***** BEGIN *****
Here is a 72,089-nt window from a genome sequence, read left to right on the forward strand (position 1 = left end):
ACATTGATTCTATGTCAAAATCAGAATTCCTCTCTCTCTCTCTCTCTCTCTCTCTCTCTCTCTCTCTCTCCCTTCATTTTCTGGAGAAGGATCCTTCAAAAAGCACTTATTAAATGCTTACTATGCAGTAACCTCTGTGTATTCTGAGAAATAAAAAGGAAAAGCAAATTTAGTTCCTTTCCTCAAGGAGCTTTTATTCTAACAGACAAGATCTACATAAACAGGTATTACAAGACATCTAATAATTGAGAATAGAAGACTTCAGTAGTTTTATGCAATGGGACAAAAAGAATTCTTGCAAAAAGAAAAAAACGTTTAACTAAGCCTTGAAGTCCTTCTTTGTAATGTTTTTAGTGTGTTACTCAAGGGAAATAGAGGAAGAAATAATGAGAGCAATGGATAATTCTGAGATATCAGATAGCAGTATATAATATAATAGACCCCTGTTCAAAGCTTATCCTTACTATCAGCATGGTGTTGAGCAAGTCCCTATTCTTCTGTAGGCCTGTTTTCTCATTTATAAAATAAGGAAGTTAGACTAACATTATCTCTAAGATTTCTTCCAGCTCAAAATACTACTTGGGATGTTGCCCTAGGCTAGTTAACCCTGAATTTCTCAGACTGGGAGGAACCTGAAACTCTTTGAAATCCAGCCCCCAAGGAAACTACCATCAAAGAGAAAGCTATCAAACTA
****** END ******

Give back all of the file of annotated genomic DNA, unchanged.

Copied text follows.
Here is a 72,089-nt window from a genome sequence, read left to right on the forward strand (position 1 = left end):
ACATTGATTCTATGTCAAAATCAGAATTCCTCTCTCTCTCTCTCTCTCTCTCTCTCTCTCTCTCTCTCTCCCTTCATTTTCTGGAGAAGGATCCTTCAAAAAGCACTTATTAAATGCTTACTATGCAGTAACCTCTGTGTATTCTGAGAAATAAAAAGGAAAAGCAAATTTAGTTCCTTTCCTCAAGGAGCTTTTATTCTAACAGACAAGATCTACATAAACAGGTATTACAAGACATCTAATAATTGAGAATAGAAGACTTCAGTAGTTTTATGCAATGGGACAAAAAGAATTCTTGCAAAAAGAAAAAAACGTTTAACTAAGCCTTGAAGTCCTTCTTTGTAATGTTTTTAGTGTGTTACTCAAGGGAAATAGAGGAAGAAATAATGAGAGCAATGGATAATTCTGAGATATCAGATAGCAGTATATAATATAATAGACCCCTGTTCAAAGCTTATCCTTACTATCAGCATGGTGTTGAGCAAGTCCCTATTCTTCTGTAGGCCTGTTTTCTCATTTATAAAATAAGGAAGTTAGACTAACATTATCTCTAAGATTTCTTCCAGCTCAAAATACTACTTGGGATGTTGCCCTAGGCTAGTTAACCCTGAATTTCTCAGACTGGGAGGAACCTGAAACTCTTTGAAATCCAGCCCCCAAGGAAACTACCATCAAAGAGAAAGCTATCAAACTA